Gory surgeries, grisly autopsies, baffling ailments and the JFK assassination enliven these entertaining if sometimes icky medical memoirs.

McConnell is a professor of pathology who admits he dislikes doing autopsies, and as we read his slice-by-slice replays—“When I cut into her abdomen and an odious rush of feces spilled from the incision”—we can’t really blame him. His 50-year career landed him in plenty of scrapes outside of the morgue as well. A stint as an Army doc found him jumping out of airplanes, performing a circumcision on an uncooperative paratrooper and standing vigil over the casket of President Kennedy. (An assassination buff ever since, he offers tart commentary on the competence of the military pathologists who autopsied Kennedy and floats an intriguing alternative to the “magic bullet” theory.) There are vacations filled with impromptu consultations; on one Grand Canyon rafting expedition, he treats heat stroke, panic attacks and a bite to the butt by a rattlesnake. In a noir-ish vignette, he testifies in an abortion prosecution before a vaguely corrupt Mississippi courtroom. And there are many scenes of McConnell performing a doctor’s most basic task—struggling to figure out what’s ailing a patient, sometimes in the reflective quiet of the pathology lab, sometimes in the chaos of the emergency room. The author fills the book with absorbing medical procedural that presents medicine as an intellectual puzzle with its share of triumphant deduction and humiliating cluelessness. (One case, resolved only after umpteen lab tests and a home visit that reveals a tell-tale enema bottle, is a diagnostic mystery worthy of a House episode.) This is mainly a collection of vivid shaggy-dog stories, but there’s also an emotional resonance to McConnell’s reminiscences; as he wrestles with his patients’ suffering, he reveals that the physician’s anguish is also inherent in the art of healing. Engrossing in every sense.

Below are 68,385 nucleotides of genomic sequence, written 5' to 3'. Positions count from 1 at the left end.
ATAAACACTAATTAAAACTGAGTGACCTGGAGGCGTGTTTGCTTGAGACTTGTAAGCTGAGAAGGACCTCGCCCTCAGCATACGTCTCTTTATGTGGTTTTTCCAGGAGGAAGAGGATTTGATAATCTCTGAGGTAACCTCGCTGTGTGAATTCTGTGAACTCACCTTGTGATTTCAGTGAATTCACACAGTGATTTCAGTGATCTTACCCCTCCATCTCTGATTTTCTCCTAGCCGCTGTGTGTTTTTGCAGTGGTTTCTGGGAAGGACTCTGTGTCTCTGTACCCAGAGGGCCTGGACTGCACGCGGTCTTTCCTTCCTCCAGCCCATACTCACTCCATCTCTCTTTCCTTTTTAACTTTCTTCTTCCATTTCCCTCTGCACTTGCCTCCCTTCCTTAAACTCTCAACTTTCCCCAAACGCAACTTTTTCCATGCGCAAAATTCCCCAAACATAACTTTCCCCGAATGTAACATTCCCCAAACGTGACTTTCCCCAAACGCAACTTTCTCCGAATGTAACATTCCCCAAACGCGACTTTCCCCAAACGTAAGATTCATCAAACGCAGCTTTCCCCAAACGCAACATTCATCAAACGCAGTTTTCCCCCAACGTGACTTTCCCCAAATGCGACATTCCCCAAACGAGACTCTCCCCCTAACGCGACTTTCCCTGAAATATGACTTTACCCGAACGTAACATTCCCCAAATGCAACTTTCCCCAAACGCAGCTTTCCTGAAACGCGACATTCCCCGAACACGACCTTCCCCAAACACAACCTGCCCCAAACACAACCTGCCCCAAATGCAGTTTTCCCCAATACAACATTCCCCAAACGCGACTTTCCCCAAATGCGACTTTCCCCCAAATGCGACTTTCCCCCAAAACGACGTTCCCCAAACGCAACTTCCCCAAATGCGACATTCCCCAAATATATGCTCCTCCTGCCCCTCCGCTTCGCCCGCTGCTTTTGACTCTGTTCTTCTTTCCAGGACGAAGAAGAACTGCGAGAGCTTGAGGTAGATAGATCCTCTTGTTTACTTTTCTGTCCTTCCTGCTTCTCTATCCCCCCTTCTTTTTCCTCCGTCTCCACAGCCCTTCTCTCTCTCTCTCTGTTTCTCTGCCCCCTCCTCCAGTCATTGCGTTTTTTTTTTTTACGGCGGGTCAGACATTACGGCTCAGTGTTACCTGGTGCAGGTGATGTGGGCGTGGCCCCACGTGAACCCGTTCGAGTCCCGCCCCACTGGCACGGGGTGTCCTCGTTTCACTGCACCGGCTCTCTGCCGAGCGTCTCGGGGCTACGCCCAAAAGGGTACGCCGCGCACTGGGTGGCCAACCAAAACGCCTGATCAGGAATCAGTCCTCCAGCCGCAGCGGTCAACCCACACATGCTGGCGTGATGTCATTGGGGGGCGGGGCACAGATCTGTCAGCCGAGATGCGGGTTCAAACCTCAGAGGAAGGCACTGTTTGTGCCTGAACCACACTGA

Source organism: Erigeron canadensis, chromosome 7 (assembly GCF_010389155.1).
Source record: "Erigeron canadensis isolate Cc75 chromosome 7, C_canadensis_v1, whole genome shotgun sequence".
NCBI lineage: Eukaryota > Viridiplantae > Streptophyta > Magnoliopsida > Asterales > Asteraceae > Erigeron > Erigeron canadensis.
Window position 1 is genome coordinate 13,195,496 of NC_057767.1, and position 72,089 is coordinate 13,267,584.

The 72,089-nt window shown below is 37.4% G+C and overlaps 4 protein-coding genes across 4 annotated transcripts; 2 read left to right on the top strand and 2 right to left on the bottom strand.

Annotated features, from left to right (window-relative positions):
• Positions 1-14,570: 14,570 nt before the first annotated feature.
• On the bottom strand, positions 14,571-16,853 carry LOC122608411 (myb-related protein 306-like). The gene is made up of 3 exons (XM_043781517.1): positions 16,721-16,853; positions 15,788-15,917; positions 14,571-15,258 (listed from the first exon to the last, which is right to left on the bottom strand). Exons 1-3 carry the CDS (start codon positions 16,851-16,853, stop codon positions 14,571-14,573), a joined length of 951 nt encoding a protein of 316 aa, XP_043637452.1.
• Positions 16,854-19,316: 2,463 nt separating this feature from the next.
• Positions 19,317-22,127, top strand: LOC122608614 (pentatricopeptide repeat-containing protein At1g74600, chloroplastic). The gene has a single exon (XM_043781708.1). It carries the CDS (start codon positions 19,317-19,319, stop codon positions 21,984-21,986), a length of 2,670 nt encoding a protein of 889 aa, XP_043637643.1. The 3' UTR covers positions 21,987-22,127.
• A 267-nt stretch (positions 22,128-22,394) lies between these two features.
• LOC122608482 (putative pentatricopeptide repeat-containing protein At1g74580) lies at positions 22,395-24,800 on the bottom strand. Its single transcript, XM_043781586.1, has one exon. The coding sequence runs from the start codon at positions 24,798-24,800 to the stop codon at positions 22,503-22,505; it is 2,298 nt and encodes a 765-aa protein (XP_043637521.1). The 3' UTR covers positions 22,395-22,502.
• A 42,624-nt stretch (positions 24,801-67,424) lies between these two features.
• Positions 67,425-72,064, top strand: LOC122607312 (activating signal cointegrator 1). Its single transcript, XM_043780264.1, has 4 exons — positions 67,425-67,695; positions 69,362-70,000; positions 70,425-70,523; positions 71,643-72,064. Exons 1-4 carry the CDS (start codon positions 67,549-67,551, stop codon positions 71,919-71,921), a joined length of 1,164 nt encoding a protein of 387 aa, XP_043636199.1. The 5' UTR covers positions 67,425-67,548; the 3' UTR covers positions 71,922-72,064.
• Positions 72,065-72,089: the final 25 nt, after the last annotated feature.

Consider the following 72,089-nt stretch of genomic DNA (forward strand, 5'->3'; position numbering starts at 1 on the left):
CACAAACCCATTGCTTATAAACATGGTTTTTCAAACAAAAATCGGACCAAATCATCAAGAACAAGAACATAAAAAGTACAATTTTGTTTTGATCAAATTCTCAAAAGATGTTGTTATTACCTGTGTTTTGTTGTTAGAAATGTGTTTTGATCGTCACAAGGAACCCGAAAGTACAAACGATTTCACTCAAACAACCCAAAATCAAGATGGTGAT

Pub Date: July 28, 2011

ISBN: 978-1453845707

Page Count: 199

Publisher: CreateSpace

Review Posted Online: Sept. 12, 2011

Kirkus Reviews Issue: Oct. 1, 2011

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Skloot's meticulous, riveting account strikes a humanistic balance between sociological history, venerable portraiture and...


A dense, absorbing investigation into the medical community's exploitation of a dying woman and her family's struggle to salvage truth and dignity decades later.

In a well-paced, vibrant narrative, Popular Science contributor and Culture Dish blogger Skloot (Creative Writing/Univ. of Memphis) demonstrates that for every human cell put under a microscope, a complex life story is inexorably attached, to which doctors, researchers and laboratories have often been woefully insensitive and unaccountable. In 1951, Henrietta Lacks, an African-American mother of five, was diagnosed with what proved to be a fatal form of cervical cancer. At Johns Hopkins, the doctors harvested cells from her cervix without her permission and distributed them to labs around the globe, where they were multiplied and used for a diverse array of treatments. Known as HeLa cells, they became one of the world's most ubiquitous sources for medical research of everything from hormones, steroids and vitamins to gene mapping, in vitro fertilization, even the polio vaccine—all without the knowledge, must less consent, of the Lacks family. Skloot spent a decade interviewing every relative of Lacks she could find, excavating difficult memories and long-simmering outrage that had lay dormant since their loved one's sorrowful demise. Equal parts intimate biography and brutal clinical reportage, Skloot's graceful narrative adeptly navigates the wrenching Lack family recollections and the sobering, overarching realities of poverty and pre–civil-rights racism. The author's style is matched by a methodical scientific rigor and manifest expertise in the field.